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Managing supply chain risk - A HCL perspective

Managing supply chain risk - A HCL perspective

In today’s globally integrated and extended supply chain, even a small disruption at a remote geographical location can cause serious damage to a company’s profitability, market share and at worse its reputation. For example, the 2011 earthquake in Japan and its ensuing Tsunami not just reduced Toyota’s profit by 30% but also its position as the largest automaker in the world. Taiwan floods in 2011 hit manufacturers of hard drives, pushing up prices for internal and external drives and hitting PC makers like Dell and Acer.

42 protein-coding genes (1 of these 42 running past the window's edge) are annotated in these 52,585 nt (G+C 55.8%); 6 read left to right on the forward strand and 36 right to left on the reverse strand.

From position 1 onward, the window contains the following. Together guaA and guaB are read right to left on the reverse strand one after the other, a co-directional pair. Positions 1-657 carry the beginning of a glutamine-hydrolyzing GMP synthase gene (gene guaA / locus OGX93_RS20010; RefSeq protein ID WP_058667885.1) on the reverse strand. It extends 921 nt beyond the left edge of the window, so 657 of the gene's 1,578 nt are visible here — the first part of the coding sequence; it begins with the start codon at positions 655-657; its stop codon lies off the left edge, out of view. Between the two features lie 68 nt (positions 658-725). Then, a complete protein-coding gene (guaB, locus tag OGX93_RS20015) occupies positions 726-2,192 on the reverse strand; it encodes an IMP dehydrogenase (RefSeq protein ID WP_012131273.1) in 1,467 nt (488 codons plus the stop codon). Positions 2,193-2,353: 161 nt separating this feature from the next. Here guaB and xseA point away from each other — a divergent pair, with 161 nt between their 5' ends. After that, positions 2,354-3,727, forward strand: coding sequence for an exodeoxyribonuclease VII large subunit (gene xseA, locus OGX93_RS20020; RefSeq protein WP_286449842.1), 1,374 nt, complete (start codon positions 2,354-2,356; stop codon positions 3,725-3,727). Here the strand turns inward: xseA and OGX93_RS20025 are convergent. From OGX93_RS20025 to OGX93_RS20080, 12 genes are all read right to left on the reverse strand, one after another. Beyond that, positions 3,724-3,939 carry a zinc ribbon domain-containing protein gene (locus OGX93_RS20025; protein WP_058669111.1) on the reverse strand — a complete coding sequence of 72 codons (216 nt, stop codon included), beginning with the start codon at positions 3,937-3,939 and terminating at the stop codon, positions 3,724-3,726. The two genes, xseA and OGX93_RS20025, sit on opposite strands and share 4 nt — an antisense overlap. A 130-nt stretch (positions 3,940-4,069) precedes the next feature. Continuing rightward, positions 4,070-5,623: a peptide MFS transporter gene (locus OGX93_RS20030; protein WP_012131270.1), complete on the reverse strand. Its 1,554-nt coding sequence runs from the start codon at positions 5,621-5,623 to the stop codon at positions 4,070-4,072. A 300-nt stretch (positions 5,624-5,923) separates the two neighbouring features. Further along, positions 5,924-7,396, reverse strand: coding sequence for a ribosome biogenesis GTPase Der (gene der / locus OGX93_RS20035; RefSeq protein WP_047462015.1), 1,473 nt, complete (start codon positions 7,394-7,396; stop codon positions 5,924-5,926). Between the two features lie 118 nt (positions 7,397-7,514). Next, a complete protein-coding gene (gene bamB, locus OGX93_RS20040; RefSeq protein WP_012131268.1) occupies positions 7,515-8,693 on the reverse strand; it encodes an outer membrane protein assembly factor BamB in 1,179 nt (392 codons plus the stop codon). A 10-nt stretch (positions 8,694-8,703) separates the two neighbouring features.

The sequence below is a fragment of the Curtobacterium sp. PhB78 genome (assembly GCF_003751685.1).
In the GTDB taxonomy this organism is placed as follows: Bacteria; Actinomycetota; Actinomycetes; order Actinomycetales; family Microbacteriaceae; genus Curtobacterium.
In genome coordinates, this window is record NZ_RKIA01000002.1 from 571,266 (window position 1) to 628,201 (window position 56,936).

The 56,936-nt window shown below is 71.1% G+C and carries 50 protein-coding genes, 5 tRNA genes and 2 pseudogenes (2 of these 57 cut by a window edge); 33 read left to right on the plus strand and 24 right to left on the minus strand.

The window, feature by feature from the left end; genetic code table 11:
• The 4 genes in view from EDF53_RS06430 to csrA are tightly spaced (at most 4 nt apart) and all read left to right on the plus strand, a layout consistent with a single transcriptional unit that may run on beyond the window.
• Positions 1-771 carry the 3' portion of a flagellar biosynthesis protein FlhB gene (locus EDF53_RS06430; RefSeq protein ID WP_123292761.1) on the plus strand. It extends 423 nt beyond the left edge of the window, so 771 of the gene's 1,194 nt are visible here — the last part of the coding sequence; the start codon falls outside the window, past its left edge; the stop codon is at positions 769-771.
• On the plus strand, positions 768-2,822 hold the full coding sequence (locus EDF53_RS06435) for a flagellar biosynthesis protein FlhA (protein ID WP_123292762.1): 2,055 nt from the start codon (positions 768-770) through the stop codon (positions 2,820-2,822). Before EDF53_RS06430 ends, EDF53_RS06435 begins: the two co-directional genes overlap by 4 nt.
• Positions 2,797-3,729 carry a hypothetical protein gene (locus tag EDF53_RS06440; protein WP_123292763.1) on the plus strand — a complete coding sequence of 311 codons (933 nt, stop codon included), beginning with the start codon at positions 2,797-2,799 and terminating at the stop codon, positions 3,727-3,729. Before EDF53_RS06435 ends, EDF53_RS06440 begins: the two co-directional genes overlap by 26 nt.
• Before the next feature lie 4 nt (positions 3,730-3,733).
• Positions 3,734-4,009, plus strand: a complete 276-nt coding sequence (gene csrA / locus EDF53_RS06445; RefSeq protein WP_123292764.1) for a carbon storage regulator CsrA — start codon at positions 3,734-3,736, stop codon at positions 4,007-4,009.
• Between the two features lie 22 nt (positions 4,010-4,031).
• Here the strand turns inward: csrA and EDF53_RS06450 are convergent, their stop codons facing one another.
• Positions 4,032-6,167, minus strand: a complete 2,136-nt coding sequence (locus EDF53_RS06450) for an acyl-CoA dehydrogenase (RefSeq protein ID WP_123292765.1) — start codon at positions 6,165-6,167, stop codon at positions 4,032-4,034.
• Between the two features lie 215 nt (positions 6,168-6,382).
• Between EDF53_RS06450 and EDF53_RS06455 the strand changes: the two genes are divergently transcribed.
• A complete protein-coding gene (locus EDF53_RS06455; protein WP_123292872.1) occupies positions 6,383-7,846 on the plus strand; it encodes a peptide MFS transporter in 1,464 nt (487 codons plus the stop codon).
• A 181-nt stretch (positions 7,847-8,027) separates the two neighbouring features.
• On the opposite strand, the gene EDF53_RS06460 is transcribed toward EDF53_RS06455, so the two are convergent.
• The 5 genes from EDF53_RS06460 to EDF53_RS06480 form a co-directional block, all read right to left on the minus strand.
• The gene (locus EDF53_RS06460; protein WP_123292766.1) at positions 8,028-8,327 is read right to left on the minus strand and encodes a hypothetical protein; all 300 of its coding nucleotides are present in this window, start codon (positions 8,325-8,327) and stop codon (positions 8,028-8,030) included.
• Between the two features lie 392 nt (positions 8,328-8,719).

A month-long lockout at one of India’s leading automobile plant resulted huge financial loss and supply disruption, resulted in increased waiting time for delivery for customers. Recent studies have revealed that small supply chain disruptions can reduce shareholder value in affected companies by 7%. As a result, managing risks and the associated responses is emerging as a critical component of Supply Chain Management.

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